Between office festivities and get-togethers with family and friends—not to mention holiday travel plans and the financial crunch that often occurs around this time of year—plenty of things may distract you from work during the holidays.
Kory Kogan, global productivity practice leader for Franklin Covey and coauthor of The 5 Choices: The Path to Extraordinary Productivity says surviving the holiday season means turning your attention inward, focusing on what you need to be successful rather than giving into the festive season’s demands.
Staying focused in the midst of the hectic holiday season can seem a daunting task, which is why Kogan recommends implementing the 30-10 promise. “Before the week starts, find 30 minutes to think about the things that need to get done in the coming week and prioritize that list,” she says.
Schedule the most important items in your calendar, allowing the smaller tasks to fill in around them. Then, at the end of each workday, reconcile your calendar. “If something didn’t get done, move it to another place; reschedule it,” says Kogan. Having a plan means you’ll be less likely to fall off track by seasonal distractions.
The holiday season is a great time of year to take a break. “Research shows that taking even a 10-minute break during the day increases productivity,” says Kogan. Take advantage of the seasonal slowdown to give your brain a much needed rest. You’ll return to work more energized and ready to be productive in the new year.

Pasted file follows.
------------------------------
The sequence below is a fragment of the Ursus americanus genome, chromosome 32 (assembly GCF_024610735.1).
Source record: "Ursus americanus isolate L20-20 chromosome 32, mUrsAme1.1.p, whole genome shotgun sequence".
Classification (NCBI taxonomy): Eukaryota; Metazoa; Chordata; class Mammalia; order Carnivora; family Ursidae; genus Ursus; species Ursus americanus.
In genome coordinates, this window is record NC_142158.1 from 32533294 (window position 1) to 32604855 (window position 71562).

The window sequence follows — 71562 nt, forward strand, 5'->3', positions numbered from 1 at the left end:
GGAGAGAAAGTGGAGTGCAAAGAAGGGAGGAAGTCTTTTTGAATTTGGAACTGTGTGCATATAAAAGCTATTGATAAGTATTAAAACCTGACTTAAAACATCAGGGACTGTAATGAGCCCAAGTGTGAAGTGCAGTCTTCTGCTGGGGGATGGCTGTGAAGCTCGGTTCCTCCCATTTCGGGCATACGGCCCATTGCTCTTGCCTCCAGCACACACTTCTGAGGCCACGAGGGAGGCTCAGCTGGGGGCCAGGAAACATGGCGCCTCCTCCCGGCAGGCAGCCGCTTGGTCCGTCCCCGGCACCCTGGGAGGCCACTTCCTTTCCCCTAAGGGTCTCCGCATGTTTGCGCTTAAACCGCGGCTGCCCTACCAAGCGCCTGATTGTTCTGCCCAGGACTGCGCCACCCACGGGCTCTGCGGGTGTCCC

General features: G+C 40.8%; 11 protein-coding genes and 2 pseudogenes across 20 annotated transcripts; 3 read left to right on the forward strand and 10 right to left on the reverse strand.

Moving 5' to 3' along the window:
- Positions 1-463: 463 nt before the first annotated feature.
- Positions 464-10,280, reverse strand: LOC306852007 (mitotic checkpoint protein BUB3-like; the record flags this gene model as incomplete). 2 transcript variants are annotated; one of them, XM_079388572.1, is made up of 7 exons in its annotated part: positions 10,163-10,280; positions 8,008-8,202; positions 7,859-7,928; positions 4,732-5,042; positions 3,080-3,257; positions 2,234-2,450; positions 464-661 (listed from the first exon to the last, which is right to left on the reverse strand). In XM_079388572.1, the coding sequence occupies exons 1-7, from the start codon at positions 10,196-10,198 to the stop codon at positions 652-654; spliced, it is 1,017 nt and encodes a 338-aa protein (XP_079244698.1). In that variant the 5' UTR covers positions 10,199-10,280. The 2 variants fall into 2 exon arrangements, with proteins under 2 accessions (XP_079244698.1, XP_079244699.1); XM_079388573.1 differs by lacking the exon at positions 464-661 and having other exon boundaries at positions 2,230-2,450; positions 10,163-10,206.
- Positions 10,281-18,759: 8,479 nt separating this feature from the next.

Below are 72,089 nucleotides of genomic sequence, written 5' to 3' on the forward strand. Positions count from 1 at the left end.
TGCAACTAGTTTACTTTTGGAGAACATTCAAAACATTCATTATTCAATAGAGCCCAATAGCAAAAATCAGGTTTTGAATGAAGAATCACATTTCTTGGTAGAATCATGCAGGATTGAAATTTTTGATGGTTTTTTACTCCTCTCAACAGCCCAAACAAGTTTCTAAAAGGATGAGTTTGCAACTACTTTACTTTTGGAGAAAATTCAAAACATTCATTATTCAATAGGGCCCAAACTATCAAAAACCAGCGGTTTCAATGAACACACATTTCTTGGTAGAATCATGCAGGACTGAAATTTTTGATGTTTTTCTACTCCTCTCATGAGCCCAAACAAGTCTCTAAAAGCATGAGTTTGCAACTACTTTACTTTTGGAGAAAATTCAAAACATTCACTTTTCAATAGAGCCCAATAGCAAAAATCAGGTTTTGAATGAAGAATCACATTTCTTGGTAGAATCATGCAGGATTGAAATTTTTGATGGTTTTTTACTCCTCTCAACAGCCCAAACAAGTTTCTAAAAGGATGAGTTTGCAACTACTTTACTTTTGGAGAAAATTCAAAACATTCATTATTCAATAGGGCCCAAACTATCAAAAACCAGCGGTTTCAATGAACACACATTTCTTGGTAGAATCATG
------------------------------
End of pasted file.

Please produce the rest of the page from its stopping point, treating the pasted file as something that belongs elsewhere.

Between get-togethers with family and friends and holiday shopping, you no doubt find your personal calendar encroaching on your work life during the holiday season. Rather than trying to cram personal errands into your workday, schedule a personal day to focus solely on those domestic and personal holiday preparations. This will allow you to focus 100% of your energy on work while you’re there.
Is your holiday calendar jam-packed with invites to festive networking events? While you may be tempted to attend them all, Kogan says this can cause unnecessary stress and hinder your productivity.
The key to managing holiday invites is being intentional. Clarify what’s most important for you at the moment. For every invitation you receive, ask whether that event is going to help you to achieve that goal. Accepting an invitation because you don’t want to hurt someone’s feelings can have you burning the candle at both ends and falling behind in meeting your goals.
During the rest of the year, you may find you get an adrenaline rush from pushing deadlines, but Kogan says maintaining this mindset during the holiday season is dangerous. There’s a good reason many of us perform at our best while under pressure.
“Procrastinating gives us a rush of dopamine—the body’s feel-good chemical,” says Kogan. But during the holiday season, too many distractions and crises may come up, causing your stress levels to be elevated to an unnaturally high level. This can make the holiday season truly unbearable.
Be realistic with yourself and others about how much you will be able to do, when you will be available, and when others can anticipate a response from you.
If you normally respond to emails promptly but are facing a particularly taxing day, you may want to set up an email notice to alert others that you may take a little while longer than normal to respond. This not only helps others know what to expect of you, but helps to ease your anxiety over a cluttered inbox.